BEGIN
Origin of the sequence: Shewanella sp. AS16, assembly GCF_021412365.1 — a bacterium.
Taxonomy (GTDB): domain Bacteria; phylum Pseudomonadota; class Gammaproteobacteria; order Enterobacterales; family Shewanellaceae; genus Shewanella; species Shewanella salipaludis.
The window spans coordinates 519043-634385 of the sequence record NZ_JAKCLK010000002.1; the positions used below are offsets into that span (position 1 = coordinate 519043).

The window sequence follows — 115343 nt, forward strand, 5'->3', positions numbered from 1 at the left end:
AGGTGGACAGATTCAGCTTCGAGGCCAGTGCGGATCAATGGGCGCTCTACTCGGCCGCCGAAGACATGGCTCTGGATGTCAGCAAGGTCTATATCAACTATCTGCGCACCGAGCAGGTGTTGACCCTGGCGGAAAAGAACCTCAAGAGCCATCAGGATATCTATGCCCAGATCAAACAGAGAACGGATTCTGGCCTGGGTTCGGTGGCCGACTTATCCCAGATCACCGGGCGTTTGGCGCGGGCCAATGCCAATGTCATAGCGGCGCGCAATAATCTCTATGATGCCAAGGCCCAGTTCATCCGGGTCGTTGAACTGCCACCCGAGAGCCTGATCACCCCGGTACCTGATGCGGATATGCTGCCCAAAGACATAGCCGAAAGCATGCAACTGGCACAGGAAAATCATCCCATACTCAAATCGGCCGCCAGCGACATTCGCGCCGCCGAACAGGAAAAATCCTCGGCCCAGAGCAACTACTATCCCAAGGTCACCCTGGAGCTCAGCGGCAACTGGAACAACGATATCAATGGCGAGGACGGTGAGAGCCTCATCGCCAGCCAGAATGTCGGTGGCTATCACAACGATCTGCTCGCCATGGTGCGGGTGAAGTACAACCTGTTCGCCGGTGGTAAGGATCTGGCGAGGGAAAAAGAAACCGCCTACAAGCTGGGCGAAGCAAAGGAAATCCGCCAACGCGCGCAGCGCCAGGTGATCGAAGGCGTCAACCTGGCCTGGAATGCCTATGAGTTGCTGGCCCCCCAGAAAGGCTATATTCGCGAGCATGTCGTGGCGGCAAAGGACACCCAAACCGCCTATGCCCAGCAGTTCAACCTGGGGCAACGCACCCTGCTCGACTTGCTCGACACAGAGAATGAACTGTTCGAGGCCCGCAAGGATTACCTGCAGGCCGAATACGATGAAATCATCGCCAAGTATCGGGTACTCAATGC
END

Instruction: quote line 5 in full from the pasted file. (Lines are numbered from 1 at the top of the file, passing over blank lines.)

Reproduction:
AGGTGGACAGATTCAGCTTCGAGGCCAGTGCGGATCAATGGGCGCTCTACTCGGCCGCCGAAGACATGGCTCTGGATGTCAGCAAGGTCTATATCAACTATCTGCGCACCGAGCAGGTGTTGACCCTGGCGGAAAAGAACCTCAAGAGCCATCAGGATATCTATGCCCAGATCAAACAGAGAACGGATTCTGGCCTGGGTTCGGTGGCCGACTTATCCCAGATCACCGGGCGTTTGGCGCGGGCCAATGCCAATGTCATAGCGGCGCGCAATAATCTCTATGATGCCAAGGCCCAGTTCATCCGGGTCGTTGAACTGCCACCCGAGAGCCTGATCACCCCGGTACCTGATGCGGATATGCTGCCCAAAGACATAGCCGAAAGCATGCAACTGGCACAGGAAAATCATCCCATACTCAAATCGGCCGCCAGCGACATTCGCGCCGCCGAACAGGAAAAATCCTCGGCCCAGAGCAACTACTATCCCAAGGTCACCCTGGAGCTCAGCGGCAACTGGAACAACGATATCAATGGCGAGGACGGTGAGAGCCTCATCGCCAGCCAGAATGTCGGTGGCTATCACAACGATCTGCTCGCCATGGTGCGGGTGAAGTACAACCTGTTCGCCGGTGGTAAGGATCTGGCGAGGGAAAAAGAAACCGCCTACAAGCTGGGCGAAGCAAAGGAAATCCGCCAACGCGCGCAGCGCCAGGTGATCGAAGGCGTCAACCTGGCCTGGAATGCCTATGAGTTGCTGGCCCCCCAGAAAGGCTATATTCGCGAGCATGTCGTGGCGGCAAAGGACACCCAAACCGCCTATGCCCAGCAGTTCAACCTGGGGCAACGCACCCTGCTCGACTTGCTCGACACAGAGAATGAACTGTTCGAGGCCCGCAAGGATTACCTGCAGGCCGAATACGATGAAATCATCGCCAAGTATCGGGTACTCAATGC